As a fellow enthusiast for dogs at polling stations, I was delighted to see my hon. Friend take Nancy the Labrador to the polling station on Thursday. Nancy is, of course, named in honour of Nancy Astor, a great Conservative woman who certainly left a mark on this place and this country, and whose influence and achievements I am sure my hon. Friend will emulate in the long and successful career that so clearly awaits her. It was a pleasure to hear from her today, and I thank her for seconding the motion.
On Sunday, I spoke to my G7 counterparts, together with President Zelensky, urging our international partners to join us in going further and faster in supporting Ukraine. I am sure the whole House will share my sorrow and revulsion at events in Mariupol in eastern Ukraine, which has endured weeks of merciless Russian bombardment and some of the worst atrocities of the war. At the same time, I am pleased to report that our brave Ukrainian friends are succeeding in repelling the Russian assault on Kharkiv, defending their second city with the same fortitude that saw off Putin’s attack on their capital. We should be proud that, when the very survival of a great European democracy was in peril, our United Kingdom has led the way, providing Ukraine with the weapons to defend itself and helping the world to impose the toughest economic sanctions on Putin. As I walked through the streets of Kyiv last month, I saw at first hand what the wholehearted support of this House and this country has meant to the brave people of Ukraine, so let the message ring out from this Chamber today: we will persevere in our support for the Ukrainians until Putin has failed and Ukraine has won.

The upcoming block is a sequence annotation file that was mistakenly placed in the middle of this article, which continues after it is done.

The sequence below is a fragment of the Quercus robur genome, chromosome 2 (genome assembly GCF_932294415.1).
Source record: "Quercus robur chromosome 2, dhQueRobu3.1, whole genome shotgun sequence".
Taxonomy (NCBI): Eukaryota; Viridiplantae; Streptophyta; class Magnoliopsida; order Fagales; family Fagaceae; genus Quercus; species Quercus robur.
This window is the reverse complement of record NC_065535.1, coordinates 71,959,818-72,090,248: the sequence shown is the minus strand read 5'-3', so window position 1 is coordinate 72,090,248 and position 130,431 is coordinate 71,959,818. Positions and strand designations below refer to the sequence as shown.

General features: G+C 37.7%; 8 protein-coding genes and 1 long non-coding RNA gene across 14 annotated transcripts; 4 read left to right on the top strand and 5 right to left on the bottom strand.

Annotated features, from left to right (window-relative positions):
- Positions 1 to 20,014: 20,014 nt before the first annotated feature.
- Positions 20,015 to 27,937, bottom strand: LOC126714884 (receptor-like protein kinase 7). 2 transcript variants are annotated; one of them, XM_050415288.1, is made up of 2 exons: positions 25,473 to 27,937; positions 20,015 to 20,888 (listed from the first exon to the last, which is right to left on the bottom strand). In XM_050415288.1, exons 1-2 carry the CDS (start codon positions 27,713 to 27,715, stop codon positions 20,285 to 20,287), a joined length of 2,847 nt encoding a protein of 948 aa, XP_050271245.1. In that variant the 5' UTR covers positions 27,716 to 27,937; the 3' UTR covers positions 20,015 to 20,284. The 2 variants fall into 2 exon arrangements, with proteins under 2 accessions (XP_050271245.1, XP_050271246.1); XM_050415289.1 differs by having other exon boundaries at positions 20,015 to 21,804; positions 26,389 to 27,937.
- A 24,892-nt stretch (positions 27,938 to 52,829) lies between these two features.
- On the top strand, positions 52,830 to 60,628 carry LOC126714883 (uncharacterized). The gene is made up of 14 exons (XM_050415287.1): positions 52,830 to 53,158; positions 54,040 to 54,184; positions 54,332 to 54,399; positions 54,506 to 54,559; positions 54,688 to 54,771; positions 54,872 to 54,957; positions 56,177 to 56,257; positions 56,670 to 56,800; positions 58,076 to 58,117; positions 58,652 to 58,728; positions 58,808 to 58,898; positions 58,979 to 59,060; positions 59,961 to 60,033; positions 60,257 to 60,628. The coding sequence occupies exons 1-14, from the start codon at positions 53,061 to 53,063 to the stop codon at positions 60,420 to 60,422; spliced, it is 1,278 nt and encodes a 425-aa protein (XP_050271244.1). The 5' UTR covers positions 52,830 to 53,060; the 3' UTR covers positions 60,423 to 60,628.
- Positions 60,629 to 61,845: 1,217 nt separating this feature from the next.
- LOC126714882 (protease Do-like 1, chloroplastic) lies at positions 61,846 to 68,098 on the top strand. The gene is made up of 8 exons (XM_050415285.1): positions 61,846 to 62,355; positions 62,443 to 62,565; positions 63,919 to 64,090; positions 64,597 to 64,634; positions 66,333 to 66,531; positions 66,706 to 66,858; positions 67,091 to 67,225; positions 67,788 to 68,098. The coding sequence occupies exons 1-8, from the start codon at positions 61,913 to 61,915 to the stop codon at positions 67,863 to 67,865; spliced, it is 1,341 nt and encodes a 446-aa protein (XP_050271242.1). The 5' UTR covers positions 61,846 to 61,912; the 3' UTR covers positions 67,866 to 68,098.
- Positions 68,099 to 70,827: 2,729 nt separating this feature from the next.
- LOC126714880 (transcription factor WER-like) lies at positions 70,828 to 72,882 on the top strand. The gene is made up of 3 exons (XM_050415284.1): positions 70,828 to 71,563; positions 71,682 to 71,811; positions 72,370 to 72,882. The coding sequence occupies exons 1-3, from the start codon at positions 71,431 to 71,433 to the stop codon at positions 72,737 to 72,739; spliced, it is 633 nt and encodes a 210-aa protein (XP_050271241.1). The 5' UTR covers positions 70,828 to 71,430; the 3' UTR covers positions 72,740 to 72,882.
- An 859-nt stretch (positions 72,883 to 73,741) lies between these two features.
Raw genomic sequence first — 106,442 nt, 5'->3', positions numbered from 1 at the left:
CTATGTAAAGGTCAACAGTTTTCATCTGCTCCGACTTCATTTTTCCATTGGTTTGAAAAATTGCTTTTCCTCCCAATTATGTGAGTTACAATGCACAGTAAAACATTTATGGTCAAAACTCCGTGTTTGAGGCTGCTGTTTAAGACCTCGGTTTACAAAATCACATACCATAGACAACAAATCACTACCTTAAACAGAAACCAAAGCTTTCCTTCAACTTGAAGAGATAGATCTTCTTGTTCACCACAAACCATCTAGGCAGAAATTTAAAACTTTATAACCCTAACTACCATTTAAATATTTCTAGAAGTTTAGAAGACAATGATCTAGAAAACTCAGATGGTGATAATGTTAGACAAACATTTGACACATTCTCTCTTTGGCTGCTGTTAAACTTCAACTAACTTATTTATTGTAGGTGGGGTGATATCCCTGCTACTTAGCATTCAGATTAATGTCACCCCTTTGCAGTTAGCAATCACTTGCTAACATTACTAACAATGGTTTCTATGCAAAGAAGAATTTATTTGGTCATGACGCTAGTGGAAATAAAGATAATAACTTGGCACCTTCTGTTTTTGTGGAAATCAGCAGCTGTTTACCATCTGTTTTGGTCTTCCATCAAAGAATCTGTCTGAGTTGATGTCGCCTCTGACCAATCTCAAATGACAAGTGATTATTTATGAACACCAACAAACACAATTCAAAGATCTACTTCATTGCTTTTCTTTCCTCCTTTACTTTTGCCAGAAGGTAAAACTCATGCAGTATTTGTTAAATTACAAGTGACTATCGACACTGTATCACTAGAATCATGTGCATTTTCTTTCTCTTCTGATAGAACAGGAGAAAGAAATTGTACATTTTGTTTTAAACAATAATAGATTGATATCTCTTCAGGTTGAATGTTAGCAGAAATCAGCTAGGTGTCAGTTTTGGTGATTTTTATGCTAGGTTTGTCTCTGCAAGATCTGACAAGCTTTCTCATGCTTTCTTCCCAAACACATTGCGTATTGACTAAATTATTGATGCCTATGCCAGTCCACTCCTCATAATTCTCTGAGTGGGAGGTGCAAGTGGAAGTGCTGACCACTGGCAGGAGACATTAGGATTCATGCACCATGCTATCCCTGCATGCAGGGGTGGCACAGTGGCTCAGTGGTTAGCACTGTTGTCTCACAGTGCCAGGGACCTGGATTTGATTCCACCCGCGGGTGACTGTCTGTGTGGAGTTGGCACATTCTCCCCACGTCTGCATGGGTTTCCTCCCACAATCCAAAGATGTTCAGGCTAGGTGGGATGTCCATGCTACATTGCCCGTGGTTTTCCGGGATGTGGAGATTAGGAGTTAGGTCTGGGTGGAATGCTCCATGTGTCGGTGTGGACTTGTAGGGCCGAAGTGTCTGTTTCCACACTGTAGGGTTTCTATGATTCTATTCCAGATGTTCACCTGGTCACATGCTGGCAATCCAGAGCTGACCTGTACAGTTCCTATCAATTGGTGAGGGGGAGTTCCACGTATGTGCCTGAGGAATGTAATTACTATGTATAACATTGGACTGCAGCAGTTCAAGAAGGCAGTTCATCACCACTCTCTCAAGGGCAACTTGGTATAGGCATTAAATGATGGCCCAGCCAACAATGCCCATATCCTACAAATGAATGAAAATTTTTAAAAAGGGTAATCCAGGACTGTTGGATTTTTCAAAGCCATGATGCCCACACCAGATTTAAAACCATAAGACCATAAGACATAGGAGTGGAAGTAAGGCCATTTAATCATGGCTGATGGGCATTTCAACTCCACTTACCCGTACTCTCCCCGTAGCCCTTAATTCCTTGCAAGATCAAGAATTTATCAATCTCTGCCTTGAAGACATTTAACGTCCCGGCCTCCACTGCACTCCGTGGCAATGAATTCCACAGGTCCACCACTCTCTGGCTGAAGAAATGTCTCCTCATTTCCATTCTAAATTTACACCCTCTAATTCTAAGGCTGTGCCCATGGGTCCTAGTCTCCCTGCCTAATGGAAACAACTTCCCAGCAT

During the pandemic, this Government worked night and day at extraordinary speed to protect lives and livelihoods across our whole United Kingdom, whether by injecting £400 billion of direct support to the economy and supporting jobs through our world-leading furlough scheme, by becoming the first country in the world to administer and approve covid vaccines, or by delivering the largest testing programme and the fastest vaccine booster campaign in Europe. All this allowed us to retain one of the most open economies and societies across the continent—which we would not have done, by the way, if we had listened to the advice of the Labour party—with the fastest growth in the G7 last year.
Now we will bring that same urgency, impatience and determination to deliver on our mission of getting our country back on track and easing the burdens on families and businesses across the land. That is why we have already committed £9.1 billion to assist with energy costs alone. We are giving back £150 to people in their council tax, cutting fuel duty, increasing the warm home discount, creating a tax cut for 30 million workers by raising the national insurance threshold and delivering the biggest ever increase in the national living wage, worth an extra £1,000 a year to those working full time. But however great our compassion and ingenuity, we cannot simply spend our way out of this problem; we need to grow out of the problem by creating hundreds of thousands of new high-wage, high-skilled jobs across the country.